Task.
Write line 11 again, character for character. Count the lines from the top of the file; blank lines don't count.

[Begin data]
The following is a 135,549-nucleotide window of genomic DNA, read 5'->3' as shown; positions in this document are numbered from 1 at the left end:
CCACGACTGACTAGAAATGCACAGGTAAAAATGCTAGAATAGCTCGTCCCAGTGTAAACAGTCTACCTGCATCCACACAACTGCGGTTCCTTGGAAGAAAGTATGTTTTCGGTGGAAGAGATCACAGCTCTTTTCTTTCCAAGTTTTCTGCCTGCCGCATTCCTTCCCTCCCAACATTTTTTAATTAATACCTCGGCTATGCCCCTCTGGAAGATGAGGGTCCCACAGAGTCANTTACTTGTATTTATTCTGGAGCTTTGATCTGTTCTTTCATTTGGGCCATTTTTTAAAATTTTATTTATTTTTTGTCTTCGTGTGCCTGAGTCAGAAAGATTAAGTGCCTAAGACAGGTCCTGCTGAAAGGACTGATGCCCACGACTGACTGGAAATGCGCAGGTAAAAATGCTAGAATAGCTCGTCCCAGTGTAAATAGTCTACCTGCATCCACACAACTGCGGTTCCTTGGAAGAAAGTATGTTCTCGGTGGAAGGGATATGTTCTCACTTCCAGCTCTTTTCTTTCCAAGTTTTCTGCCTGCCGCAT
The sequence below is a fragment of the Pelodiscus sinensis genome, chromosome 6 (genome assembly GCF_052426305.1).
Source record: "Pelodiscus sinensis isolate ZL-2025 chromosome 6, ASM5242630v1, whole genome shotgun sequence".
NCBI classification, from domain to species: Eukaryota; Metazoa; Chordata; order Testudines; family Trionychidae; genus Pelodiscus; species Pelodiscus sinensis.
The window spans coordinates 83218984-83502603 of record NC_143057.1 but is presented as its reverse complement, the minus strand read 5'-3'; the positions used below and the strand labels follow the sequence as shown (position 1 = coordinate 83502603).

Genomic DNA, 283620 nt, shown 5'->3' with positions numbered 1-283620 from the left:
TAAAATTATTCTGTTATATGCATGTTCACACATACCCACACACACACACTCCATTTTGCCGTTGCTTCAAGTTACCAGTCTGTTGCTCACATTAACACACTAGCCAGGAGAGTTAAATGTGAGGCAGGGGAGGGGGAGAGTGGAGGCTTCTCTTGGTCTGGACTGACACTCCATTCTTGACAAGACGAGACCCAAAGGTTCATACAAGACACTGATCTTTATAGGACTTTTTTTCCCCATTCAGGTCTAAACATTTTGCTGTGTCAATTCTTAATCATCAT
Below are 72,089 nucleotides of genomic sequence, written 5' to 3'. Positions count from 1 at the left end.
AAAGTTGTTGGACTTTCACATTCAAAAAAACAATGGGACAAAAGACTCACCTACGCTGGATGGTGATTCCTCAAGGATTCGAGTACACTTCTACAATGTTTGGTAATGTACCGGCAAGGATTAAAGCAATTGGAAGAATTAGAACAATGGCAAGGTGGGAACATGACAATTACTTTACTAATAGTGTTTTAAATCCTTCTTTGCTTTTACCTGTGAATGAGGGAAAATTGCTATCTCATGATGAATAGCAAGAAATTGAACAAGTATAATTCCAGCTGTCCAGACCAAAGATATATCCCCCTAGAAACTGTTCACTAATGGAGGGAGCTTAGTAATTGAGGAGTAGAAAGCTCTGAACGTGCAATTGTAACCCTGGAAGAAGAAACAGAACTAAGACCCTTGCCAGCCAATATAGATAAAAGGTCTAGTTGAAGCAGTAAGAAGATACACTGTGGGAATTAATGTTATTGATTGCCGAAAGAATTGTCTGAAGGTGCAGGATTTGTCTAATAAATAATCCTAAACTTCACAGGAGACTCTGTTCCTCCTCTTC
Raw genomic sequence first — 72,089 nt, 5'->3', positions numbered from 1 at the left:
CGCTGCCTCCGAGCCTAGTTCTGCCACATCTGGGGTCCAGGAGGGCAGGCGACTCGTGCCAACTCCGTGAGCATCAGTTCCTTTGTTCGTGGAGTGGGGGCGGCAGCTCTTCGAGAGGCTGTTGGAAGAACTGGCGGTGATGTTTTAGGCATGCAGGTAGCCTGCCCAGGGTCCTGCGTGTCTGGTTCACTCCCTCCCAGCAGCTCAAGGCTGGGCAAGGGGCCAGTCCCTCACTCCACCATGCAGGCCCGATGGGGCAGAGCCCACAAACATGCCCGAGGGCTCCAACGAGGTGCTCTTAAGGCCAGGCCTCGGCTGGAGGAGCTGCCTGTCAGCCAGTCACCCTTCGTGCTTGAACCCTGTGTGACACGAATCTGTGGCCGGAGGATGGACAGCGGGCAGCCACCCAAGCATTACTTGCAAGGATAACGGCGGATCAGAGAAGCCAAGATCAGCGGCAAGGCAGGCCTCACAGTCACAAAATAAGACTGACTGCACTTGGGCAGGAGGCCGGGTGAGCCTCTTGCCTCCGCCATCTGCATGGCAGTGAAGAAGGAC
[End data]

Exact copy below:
Raw genomic sequence first — 72,089 nt, 5'->3', positions numbered from 1 at the left: